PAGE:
Film Score: Brian Transeau Cinematography: Steve Bernstein
Starring: Charlize Theron, Christina Ricci, Bruce Dern and Annie Corley
Monster, as I had no knowledge about the film other than references to the great performance by Charlize Theron. I was a fan, of course, from her breakout role in Tom Hanks’ That Thing You Do, and other great performances in The Italian Job and The Devil’s Advocate. But even the acknowledgement at the beginning of the film saying it was based on a true story, didn’t prepare me for the powerful but peculiar performance she delivers. It wasn’t until afterward when I watched the documentary on the film that I understood she was emulating a real person, one of the few female serial killers in history: Aileen “Lee” Wuornos.
It’s a heartbreaking story, and the label of serial killer really seems unfair. Patty Jenkins’ screenplay was based on interviews with Lee’s friends, but primarily on the numerous letters that she wrote to her friends from prison. It’s here where the film really hits home, because a lot of the narration and dialog is based on Lee’s actual words. Though she was repeatedly sexually abused as a child and became pregnant at thirteen, the audience doesn’t learn of this until much later in the film, when she’s telling it to another character. Until then, we can only be stunned by the blasé manner in which she talks about turning tricks as a street prostitute. At the same time, while she talks as if it’s nothing, we can see in Theron’s performance an undercurrent of bitterness and shame.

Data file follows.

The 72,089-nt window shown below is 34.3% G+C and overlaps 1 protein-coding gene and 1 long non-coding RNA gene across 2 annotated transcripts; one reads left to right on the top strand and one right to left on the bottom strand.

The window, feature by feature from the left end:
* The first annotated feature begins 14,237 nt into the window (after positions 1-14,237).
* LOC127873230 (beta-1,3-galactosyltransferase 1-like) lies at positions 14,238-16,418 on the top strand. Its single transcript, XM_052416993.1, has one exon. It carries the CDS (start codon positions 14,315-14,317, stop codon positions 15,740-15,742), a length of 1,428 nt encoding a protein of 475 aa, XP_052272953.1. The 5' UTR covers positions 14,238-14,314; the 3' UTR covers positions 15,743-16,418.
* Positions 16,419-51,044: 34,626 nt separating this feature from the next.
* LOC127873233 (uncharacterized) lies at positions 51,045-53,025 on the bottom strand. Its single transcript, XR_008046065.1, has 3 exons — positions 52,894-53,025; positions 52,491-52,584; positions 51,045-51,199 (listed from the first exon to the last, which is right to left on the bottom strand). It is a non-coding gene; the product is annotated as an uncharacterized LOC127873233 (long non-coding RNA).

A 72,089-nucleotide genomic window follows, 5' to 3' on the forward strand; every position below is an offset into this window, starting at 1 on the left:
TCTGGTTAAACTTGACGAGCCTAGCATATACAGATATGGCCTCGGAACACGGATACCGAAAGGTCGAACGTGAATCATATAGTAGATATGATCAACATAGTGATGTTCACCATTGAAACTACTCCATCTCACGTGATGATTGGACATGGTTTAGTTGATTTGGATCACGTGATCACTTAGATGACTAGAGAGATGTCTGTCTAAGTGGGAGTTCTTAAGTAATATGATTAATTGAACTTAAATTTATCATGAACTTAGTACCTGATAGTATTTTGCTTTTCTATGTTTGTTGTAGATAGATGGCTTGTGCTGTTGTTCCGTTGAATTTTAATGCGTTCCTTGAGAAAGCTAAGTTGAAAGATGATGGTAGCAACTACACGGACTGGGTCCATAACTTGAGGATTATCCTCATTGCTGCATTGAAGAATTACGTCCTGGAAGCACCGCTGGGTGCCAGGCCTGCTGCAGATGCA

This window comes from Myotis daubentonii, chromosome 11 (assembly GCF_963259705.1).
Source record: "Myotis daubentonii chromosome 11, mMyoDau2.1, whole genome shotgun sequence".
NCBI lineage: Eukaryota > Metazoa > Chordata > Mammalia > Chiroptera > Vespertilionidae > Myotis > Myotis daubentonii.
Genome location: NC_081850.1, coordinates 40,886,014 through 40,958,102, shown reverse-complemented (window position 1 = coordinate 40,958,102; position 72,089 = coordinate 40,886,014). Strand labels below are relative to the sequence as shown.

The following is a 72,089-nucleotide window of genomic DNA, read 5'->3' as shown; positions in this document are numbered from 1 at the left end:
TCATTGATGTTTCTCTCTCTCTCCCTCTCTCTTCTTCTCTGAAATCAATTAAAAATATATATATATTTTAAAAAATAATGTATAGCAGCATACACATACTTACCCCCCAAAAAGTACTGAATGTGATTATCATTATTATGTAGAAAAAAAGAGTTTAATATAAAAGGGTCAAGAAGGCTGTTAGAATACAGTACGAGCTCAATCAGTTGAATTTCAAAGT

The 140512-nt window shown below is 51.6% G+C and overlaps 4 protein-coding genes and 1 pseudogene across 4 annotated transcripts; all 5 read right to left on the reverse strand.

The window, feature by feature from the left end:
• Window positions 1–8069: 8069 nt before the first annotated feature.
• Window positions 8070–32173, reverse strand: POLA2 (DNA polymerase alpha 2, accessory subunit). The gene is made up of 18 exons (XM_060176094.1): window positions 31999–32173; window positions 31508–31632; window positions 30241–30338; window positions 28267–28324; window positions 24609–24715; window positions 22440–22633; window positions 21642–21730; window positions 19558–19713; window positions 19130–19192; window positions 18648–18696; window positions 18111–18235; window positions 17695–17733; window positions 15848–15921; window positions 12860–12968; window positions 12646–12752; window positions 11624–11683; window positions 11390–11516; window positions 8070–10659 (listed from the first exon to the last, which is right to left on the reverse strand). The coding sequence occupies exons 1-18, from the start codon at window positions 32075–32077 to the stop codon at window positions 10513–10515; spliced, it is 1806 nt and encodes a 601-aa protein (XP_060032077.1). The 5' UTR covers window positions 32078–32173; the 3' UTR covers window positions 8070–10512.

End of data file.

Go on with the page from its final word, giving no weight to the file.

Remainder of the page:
The plot is incredibly odd, primarily because it’s a true story. No one would write a story like this because it would be too unbelievable. Leave it to real life to provide the bizarre. While sitting under a freeway overpass in the rain, Theron decides to kill herself with a gun she has, but can’t do it until she spends the last five dollars she has. At a bar she meets Christina Ricci, who is obviously extremely lonely and she manages to ease Theron’s homophobia long enough to spent time with her at the bar and then offer her a place to sleep. Ricci, we learn, is from an extremely strict religious family and because she is a lesbian has sought refuge in her aunt and uncle’s house. The aunt and the uncle, however, are of a similar religious bent and little better. The two fall in love and, while Theron is out turning tricks she is nearly killed, beginning a long descent into darkness.
Theron’s appearance is dramatically altered and is, at times, eerie. She evidentally gained a good deal of weight for the role and the makeup, a set of false teeth and textured skin, completely transform her. In literary terms, the film is certainly a tragedy. It’s difficult to imagine a scenario in which Wuornos would have had any chance at all for a normal life. And in an Academy Award winning performance, Charlize Theron allows us to see that in Wuornos’s own words. It’s a disturbing film, moving but with a deep undercurrent of futility at the same time. We see her try, ala Erin Brockovich, to get a job, but we know it’s never going to happen. And what eventually transpires, while we can’t condone it, we can certainly better understand it thanks to Patty Jenkins. Monster is a powerful film and one that confronts us to wonder who the real monster is, the killer or the society that created her.